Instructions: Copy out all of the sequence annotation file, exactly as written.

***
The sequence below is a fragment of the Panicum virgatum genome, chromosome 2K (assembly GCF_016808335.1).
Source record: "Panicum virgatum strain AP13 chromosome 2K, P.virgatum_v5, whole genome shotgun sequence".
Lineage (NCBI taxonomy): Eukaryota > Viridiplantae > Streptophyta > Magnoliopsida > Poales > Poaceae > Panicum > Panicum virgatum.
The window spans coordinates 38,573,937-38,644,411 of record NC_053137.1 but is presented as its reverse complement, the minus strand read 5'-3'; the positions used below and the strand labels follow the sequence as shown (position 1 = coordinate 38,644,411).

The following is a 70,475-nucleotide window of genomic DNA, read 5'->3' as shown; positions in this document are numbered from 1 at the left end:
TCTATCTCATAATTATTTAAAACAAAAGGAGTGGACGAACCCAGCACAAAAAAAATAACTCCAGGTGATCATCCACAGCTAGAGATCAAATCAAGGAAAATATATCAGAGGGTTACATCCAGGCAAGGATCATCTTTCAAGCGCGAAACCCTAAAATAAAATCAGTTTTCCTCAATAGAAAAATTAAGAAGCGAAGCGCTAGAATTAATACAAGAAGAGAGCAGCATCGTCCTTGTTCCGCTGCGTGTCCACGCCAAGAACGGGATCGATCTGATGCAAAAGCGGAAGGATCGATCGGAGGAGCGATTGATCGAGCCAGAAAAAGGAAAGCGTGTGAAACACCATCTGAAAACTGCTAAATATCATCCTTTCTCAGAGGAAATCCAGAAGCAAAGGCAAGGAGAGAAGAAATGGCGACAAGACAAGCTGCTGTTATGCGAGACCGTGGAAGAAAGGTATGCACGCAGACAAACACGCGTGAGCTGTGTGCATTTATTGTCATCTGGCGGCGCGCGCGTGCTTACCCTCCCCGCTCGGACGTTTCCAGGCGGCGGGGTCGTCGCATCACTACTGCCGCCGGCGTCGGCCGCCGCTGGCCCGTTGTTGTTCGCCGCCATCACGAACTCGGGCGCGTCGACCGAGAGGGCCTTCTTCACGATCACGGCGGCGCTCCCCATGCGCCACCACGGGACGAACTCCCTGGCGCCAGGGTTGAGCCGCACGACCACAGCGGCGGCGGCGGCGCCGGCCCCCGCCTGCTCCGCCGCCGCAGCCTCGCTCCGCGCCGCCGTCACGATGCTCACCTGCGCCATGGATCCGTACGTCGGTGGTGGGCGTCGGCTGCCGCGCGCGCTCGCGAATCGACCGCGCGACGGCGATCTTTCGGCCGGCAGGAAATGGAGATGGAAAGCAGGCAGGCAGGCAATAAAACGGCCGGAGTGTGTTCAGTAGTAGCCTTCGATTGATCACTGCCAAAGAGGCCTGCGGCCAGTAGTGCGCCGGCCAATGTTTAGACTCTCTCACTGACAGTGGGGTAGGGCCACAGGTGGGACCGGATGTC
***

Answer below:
The sequence below is a fragment of the Panicum virgatum genome, chromosome 2K (assembly GCF_016808335.1).
Source record: "Panicum virgatum strain AP13 chromosome 2K, P.virgatum_v5, whole genome shotgun sequence".
Lineage (NCBI taxonomy): Eukaryota > Viridiplantae > Streptophyta > Magnoliopsida > Poales > Poaceae > Panicum > Panicum virgatum.
The window spans coordinates 38,573,937-38,644,411 of record NC_053137.1 but is presented as its reverse complement, the minus strand read 5'-3'; the positions used below and the strand labels follow the sequence as shown (position 1 = coordinate 38,644,411).

The following is a 70,475-nucleotide window of genomic DNA, read 5'->3' as shown; positions in this document are numbered from 1 at the left end:
TCTATCTCATAATTATTTAAAACAAAAGGAGTGGACGAACCCAGCACAAAAAAAATAACTCCAGGTGATCATCCACAGCTAGAGATCAAATCAAGGAAAATATATCAGAGGGTTACATCCAGGCAAGGATCATCTTTCAAGCGCGAAACCCTAAAATAAAATCAGTTTTCCTCAATAGAAAAATTAAGAAGCGAAGCGCTAGAATTAATACAAGAAGAGAGCAGCATCGTCCTTGTTCCGCTGCGTGTCCACGCCAAGAACGGGATCGATCTGATGCAAAAGCGGAAGGATCGATCGGAGGAGCGATTGATCGAGCCAGAAAAAGGAAAGCGTGTGAAACACCATCTGAAAACTGCTAAATATCATCCTTTCTCAGAGGAAATCCAGAAGCAAAGGCAAGGAGAGAAGAAATGGCGACAAGACAAGCTGCTGTTATGCGAGACCGTGGAAGAAAGGTATGCACGCAGACAAACACGCGTGAGCTGTGTGCATTTATTGTCATCTGGCGGCGCGCGCGTGCTTACCCTCCCCGCTCGGACGTTTCCAGGCGGCGGGGTCGTCGCATCACTACTGCCGCCGGCGTCGGCCGCCGCTGGCCCGTTGTTGTTCGCCGCCATCACGAACTCGGGCGCGTCGACCGAGAGGGCCTTCTTCACGATCACGGCGGCGCTCCCCATGCGCCACCACGGGACGAACTCCCTGGCGCCAGGGTTGAGCCGCACGACCACAGCGGCGGCGGCGGCGCCGGCCCCCGCCTGCTCCGCCGCCGCAGCCTCGCTCCGCGCCGCCGTCACGATGCTCACCTGCGCCATGGATCCGTACGTCGGTGGTGGGCGTCGGCTGCCGCGCGCGCTCGCGAATCGACCGCGCGACGGCGATCTTTCGGCCGGCAGGAAATGGAGATGGAAAGCAGGCAGGCAGGCAATAAAACGGCCGGAGTGTGTTCAGTAGTAGCCTTCGATTGATCACTGCCAAAGAGGCCTGCGGCCAGTAGTGCGCCGGCCAATGTTTAGACTCTCTCACTGACAGTGGGGTAGGGCCACAGGTGGGACCGGATGTC